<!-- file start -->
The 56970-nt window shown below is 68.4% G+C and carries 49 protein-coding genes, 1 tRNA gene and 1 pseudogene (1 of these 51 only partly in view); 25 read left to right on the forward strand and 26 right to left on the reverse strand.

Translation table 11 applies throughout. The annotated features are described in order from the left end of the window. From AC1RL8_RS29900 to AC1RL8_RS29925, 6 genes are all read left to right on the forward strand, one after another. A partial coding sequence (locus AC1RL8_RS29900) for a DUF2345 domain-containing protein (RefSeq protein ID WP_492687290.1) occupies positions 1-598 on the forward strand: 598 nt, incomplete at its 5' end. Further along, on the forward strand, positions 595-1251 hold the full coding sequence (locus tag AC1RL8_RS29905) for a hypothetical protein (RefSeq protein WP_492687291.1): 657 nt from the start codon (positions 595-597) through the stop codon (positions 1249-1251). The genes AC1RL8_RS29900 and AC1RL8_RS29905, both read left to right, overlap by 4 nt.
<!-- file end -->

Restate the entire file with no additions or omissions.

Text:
The 56970-nt window shown below is 68.4% G+C and carries 49 protein-coding genes, 1 tRNA gene and 1 pseudogene (1 of these 51 only partly in view); 25 read left to right on the forward strand and 26 right to left on the reverse strand.

Translation table 11 applies throughout. The annotated features are described in order from the left end of the window. From AC1RL8_RS29900 to AC1RL8_RS29925, 6 genes are all read left to right on the forward strand, one after another. A partial coding sequence (locus AC1RL8_RS29900) for a DUF2345 domain-containing protein (RefSeq protein ID WP_492687290.1) occupies positions 1-598 on the forward strand: 598 nt, incomplete at its 5' end. Further along, on the forward strand, positions 595-1251 hold the full coding sequence (locus tag AC1RL8_RS29905) for a hypothetical protein (RefSeq protein WP_492687291.1): 657 nt from the start codon (positions 595-597) through the stop codon (positions 1249-1251). The genes AC1RL8_RS29900 and AC1RL8_RS29905, both read left to right, overlap by 4 nt.